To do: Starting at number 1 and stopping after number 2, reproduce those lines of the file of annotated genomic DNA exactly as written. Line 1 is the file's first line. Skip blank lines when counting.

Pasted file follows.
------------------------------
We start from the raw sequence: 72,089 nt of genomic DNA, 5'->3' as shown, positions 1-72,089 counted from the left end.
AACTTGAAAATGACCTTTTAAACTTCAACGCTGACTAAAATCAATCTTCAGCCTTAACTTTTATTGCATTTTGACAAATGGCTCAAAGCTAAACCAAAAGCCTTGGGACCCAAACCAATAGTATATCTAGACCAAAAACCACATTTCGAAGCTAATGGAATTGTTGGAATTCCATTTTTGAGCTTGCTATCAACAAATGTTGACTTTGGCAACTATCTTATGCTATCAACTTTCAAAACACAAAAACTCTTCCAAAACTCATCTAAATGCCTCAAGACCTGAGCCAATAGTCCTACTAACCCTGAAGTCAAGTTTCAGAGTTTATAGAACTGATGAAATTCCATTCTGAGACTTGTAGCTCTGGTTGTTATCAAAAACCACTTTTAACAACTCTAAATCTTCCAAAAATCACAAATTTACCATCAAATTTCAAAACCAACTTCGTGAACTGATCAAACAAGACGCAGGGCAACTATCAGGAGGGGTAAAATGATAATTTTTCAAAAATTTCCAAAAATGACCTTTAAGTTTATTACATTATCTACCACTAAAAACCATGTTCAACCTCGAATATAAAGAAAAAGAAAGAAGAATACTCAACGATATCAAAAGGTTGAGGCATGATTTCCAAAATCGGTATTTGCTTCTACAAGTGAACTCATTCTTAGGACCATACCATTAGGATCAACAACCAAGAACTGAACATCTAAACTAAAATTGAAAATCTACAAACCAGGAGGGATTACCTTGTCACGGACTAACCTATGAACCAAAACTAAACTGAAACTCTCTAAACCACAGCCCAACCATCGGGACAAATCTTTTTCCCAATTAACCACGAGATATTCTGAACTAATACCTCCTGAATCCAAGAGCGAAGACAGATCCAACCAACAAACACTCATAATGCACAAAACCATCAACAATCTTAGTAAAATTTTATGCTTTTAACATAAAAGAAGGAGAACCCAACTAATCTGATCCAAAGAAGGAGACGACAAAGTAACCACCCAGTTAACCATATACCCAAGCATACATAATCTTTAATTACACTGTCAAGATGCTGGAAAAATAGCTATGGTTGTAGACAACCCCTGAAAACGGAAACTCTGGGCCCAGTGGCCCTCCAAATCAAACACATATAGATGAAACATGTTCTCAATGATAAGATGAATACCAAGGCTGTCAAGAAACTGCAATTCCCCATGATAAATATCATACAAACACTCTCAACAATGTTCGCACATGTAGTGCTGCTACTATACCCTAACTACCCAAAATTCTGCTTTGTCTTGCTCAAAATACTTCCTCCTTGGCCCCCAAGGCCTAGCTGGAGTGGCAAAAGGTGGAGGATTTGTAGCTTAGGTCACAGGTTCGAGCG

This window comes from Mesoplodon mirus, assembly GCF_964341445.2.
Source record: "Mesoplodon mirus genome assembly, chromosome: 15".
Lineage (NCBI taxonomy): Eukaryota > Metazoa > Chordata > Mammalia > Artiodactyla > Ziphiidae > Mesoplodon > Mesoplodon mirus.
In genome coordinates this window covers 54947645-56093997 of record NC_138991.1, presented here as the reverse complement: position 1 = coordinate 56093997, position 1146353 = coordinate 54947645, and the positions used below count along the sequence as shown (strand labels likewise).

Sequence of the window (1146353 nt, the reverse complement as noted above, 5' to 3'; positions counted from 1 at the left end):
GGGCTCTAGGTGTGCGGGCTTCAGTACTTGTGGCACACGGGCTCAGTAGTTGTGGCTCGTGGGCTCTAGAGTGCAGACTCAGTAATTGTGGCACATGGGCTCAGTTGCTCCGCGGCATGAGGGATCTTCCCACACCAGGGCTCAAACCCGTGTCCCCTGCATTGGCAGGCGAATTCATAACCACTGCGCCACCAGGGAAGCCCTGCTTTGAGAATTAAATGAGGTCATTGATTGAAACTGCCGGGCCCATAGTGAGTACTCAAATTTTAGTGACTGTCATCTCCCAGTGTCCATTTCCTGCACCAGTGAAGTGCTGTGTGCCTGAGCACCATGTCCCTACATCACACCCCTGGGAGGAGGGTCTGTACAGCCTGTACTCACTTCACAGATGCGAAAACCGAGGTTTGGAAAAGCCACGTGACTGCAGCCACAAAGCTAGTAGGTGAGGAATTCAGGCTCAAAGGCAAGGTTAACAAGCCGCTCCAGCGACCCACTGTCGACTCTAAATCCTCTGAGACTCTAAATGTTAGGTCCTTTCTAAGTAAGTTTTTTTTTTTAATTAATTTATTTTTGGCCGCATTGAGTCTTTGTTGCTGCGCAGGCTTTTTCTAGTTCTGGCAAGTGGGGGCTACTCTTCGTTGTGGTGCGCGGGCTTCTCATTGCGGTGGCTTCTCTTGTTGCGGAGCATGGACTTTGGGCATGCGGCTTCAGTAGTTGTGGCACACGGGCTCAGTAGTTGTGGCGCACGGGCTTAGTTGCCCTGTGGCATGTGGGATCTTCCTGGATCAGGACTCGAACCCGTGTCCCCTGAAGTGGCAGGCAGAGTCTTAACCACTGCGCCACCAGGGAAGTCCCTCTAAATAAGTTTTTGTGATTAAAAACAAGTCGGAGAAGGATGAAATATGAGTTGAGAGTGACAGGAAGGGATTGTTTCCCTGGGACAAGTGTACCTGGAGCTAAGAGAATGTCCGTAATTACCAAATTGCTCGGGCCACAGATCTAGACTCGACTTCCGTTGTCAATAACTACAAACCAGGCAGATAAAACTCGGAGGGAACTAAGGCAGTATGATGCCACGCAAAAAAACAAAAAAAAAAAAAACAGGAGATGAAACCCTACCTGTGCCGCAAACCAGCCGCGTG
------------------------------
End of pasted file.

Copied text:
We start from the raw sequence: 72,089 nt of genomic DNA, 5'->3' as shown, positions 1-72,089 counted from the left end.
AACTTGAAAATGACCTTTTAAACTTCAACGCTGACTAAAATCAATCTTCAGCCTTAACTTTTATTGCATTTTGACAAATGGCTCAAAGCTAAACCAAAAGCCTTGGGACCCAAACCAATAGTATATCTAGACCAAAAACCACATTTCGAAGCTAATGGAATTGTTGGAATTCCATTTTTGAGCTTGCTATCAACAAATGTTGACTTTGGCAACTATCTTATGCTATCAACTTTCAAAACACAAAAACTCTTCCAAAACTCATCTAAATGCCTCAAGACCTGAGCCAATAGTCCTACTAACCCTGAAGTCAAGTTTCAGAGTTTATAGAACTGATGAAATTCCATTCTGAGACTTGTAGCTCTGGTTGTTATCAAAAACCACTTTTAACAACTCTAAATCTTCCAAAAATCACAAATTTACCATCAAATTTCAAAACCAACTTCGTGAACTGATCAAACAAGACGCAGGGCAACTATCAGGAGGGGTAAAATGATAATTTTTCAAAAATTTCCAAAAATGACCTTTAAGTTTATTACATTATCTACCACTAAAAACCATGTTCAACCTCGAATATAAAGAAAAAGAAAGAAGAATACTCAACGATATCAAAAGGTTGAGGCATGATTTCCAAAATCGGTATTTGCTTCTACAAGTGAACTCATTCTTAGGACCATACCATTAGGATCAACAACCAAGAACTGAACATCTAAACTAAAATTGAAAATCTACAAACCAGGAGGGATTACCTTGTCACGGACTAACCTATGAACCAAAACTAAACTGAAACTCTCTAAACCACAGCCCAACCATCGGGACAAATCTTTTTCCCAATTAACCACGAGATATTCTGAACTAATACCTCCTGAATCCAAGAGCGAAGACAGATCCAACCAACAAACACTCATAATGCACAAAACCATCAACAATCTTAGTAAAATTTTATGCTTTTAACATAAAAGAAGGAGAACCCAACTAATCTGATCCAAAGAAGGAGACGACAAAGTAACCACCCAGTTAACCATATACCCAAGCATACATAATCTTTAATTACACTGTCAAGATGCTGGAAAAATAGCTATGGTTGTAGACAACCCCTGAAAACGGAAACTCTGGGCCCAGTGGCCCTCCAAATCAAACACATATAGATGAAACATGTTCTCAATGATAAGATGAATACCAAGGCTGTCAAGAAACTGCAATTCCCCATGATAAATATCATACAAACACTCTCAACAATGTTCGCACATGTAGTGCTGCTACTATACCCTAACTACCCAAAATTCTGCTTTGTCTTGCTCAAAATACTTCCTCCTTGGCCCCCAAGGCCTAGCTGGAGTGGCAAAAGGTGGAGGATTTGTAGCTTAGGTCACAGGTTCGAGCG